In recent years the higher education community has wrestled more intensely with the challenge of producing better, more robust, assessments of student learning. In addition to the national push to dramatically increase the number of Americans with post-secondary credentials, there is also considerable concern about being able to assure the quality of college degrees and institutional effectiveness—hence the focus on assessing student learning outcomes.

It is safe to say that the demands for better assessment data were ahead of a clear path for institutions tasked with actually doing the work. Some questioned the reliability of the tools used for assessment; reaching consensus about what constitutes learning and which aspects of it should be measured proved arduous; and determining the organizational choreography required for success was challenging given the competing demands of any institution. Many campuses, especially those serving “less-traditional” students, have struggled with the necessary task of assessing student learning.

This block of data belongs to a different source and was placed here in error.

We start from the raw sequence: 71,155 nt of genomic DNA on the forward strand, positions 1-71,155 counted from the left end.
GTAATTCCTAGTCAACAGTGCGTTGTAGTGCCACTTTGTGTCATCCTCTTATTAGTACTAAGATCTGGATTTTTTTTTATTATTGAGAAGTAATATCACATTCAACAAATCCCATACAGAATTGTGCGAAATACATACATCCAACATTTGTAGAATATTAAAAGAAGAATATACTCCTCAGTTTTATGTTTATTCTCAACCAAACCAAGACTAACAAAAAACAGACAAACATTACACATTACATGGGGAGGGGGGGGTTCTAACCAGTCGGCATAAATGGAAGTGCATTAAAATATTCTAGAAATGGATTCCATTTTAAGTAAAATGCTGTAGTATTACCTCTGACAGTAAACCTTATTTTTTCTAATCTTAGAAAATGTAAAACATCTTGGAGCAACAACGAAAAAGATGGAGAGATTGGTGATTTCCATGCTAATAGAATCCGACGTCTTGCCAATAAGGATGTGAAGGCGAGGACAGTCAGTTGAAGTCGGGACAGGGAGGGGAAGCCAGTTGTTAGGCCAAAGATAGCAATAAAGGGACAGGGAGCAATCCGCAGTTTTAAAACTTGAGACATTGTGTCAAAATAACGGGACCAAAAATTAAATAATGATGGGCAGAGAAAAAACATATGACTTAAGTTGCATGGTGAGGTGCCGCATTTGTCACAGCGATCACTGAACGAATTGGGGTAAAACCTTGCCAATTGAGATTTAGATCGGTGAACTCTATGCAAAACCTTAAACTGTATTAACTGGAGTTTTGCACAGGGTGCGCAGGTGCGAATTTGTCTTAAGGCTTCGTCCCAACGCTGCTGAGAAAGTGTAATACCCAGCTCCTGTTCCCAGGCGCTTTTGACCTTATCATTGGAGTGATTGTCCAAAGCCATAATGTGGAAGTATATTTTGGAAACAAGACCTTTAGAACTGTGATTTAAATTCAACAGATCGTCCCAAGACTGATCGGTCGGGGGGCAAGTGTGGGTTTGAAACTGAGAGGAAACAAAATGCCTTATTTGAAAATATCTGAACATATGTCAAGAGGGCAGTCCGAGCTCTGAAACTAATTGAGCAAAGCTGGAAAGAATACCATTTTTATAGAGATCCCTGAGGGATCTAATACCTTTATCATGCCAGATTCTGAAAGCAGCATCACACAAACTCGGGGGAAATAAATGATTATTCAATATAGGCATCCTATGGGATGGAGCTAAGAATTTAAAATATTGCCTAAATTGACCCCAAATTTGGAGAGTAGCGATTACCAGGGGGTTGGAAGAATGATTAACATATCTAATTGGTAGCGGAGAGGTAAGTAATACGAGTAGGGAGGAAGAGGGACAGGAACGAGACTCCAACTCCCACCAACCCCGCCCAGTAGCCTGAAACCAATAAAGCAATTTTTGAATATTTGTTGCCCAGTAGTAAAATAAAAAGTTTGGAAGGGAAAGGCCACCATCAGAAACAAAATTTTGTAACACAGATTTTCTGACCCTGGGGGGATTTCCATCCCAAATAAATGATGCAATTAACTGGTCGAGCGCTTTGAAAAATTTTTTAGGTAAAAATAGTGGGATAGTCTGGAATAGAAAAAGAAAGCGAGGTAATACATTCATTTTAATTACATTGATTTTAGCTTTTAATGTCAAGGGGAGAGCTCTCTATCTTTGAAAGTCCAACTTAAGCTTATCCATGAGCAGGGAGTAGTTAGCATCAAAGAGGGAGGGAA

Minority-Serving Institutions represent great laboratories for assessment innovation and practice. These institutions are committed to serving the population of students upon whom the nation’s degree attainment goals rest. There is a strong need to demonstrate student learning gains to external stakeholders beyond merely using graduation rates. There is an even greater need to use all available evidence to correlate institutional practice and student performance at various stages. And, it is often the case that more rigorous assessment must be done without additional resources or people. The context is prime for inventive thinking about how to implement rich assessments and use the results to ultimately improve student success.